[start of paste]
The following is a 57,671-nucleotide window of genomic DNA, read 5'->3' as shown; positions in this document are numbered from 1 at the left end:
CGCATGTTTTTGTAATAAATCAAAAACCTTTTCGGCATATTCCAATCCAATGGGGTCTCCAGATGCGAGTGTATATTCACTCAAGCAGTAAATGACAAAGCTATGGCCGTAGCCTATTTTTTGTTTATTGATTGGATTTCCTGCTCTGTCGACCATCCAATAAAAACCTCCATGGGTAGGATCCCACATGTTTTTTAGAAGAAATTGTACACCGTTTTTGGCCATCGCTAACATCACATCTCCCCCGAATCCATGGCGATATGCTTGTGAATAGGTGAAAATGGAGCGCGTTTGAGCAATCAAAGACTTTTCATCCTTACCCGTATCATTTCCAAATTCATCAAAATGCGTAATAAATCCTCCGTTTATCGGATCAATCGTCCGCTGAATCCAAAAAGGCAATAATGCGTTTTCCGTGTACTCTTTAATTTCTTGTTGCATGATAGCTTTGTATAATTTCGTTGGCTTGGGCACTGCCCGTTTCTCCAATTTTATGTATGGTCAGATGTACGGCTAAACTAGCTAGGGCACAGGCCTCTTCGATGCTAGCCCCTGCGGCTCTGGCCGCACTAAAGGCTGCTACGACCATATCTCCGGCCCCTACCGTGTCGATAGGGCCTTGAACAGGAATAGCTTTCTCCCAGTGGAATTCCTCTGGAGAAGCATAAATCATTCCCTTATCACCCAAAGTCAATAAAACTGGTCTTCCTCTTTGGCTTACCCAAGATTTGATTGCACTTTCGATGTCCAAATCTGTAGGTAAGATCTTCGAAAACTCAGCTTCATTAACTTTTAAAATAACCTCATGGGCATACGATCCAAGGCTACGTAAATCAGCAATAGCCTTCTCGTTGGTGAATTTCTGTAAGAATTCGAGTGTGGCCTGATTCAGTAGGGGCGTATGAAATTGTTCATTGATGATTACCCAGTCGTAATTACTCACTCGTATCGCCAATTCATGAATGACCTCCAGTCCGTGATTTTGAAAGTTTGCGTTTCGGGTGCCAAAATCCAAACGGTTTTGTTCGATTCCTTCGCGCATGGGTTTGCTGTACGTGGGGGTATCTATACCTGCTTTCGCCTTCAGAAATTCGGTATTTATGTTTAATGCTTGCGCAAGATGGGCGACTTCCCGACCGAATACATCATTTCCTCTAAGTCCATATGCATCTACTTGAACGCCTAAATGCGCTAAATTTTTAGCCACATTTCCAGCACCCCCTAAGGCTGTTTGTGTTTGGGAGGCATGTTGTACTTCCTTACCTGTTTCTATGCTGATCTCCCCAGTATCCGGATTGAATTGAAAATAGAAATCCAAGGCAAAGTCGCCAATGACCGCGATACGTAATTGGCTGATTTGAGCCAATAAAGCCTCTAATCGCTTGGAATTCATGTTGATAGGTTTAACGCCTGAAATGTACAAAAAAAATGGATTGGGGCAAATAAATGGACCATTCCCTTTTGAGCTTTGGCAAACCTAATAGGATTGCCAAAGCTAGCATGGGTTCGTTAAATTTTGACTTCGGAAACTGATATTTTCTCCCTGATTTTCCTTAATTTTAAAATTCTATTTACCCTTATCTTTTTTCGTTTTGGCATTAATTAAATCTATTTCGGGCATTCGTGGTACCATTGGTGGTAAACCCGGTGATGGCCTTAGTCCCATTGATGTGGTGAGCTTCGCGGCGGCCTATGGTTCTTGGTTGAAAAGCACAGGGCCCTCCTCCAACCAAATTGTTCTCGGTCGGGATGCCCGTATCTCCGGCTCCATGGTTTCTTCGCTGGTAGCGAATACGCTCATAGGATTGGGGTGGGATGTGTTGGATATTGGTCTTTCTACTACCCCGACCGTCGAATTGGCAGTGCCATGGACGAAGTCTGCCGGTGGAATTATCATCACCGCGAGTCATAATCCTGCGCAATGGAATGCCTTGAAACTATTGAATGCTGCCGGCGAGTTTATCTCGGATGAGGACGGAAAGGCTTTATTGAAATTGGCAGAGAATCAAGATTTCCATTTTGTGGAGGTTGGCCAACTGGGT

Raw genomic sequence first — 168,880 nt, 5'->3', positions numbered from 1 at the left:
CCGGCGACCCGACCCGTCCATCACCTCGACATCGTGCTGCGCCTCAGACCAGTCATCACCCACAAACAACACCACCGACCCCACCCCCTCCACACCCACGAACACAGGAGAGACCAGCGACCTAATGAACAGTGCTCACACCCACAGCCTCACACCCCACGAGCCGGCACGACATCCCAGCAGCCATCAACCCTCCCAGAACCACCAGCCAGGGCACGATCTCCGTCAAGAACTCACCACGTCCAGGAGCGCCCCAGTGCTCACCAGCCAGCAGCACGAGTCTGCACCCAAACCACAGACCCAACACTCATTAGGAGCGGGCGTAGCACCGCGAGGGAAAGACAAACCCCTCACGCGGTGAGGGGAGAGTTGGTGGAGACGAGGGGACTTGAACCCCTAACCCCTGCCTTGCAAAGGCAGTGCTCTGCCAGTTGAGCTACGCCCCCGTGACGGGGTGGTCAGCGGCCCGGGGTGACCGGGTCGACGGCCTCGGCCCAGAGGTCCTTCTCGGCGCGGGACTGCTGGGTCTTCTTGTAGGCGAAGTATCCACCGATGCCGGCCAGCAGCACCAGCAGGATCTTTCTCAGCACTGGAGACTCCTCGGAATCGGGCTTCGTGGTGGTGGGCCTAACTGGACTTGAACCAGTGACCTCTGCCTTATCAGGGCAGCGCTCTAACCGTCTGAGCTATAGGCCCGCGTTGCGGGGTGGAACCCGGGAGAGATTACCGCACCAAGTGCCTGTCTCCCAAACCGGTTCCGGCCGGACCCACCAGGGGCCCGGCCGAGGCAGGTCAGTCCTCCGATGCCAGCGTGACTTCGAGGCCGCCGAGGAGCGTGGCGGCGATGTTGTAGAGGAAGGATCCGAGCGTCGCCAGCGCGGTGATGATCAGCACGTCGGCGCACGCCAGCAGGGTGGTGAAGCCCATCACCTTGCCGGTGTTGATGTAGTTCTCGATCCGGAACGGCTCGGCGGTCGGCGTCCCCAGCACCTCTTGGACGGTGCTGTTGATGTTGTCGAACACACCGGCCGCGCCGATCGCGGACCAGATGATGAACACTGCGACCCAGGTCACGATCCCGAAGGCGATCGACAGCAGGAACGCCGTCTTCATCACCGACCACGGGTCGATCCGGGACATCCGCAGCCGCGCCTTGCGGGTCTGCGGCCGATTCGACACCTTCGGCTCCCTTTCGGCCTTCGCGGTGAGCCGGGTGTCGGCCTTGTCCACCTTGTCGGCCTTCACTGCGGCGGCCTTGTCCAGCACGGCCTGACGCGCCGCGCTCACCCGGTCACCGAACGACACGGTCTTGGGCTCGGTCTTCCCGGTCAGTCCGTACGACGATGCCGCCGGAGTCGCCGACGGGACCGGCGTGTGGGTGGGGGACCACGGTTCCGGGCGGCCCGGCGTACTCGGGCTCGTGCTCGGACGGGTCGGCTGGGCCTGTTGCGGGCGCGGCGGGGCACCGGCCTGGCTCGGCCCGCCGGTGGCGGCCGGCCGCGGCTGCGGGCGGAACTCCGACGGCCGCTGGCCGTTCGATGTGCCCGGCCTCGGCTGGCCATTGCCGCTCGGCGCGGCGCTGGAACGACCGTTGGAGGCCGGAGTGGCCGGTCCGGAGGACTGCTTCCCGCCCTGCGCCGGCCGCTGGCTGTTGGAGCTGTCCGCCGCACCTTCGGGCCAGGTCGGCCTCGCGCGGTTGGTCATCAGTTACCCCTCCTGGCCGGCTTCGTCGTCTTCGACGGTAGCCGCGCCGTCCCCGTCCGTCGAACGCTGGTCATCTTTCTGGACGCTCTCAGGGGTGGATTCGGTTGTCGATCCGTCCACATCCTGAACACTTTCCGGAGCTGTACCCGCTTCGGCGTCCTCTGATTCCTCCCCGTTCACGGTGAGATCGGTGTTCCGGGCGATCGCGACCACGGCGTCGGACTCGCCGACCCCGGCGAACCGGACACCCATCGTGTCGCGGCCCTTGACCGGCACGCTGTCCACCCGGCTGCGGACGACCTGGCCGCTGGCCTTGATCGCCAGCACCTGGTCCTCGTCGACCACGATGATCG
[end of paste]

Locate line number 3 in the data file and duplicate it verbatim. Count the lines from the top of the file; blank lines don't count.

Raw genomic sequence first — 168,880 nt, 5'->3', positions numbered from 1 at the left: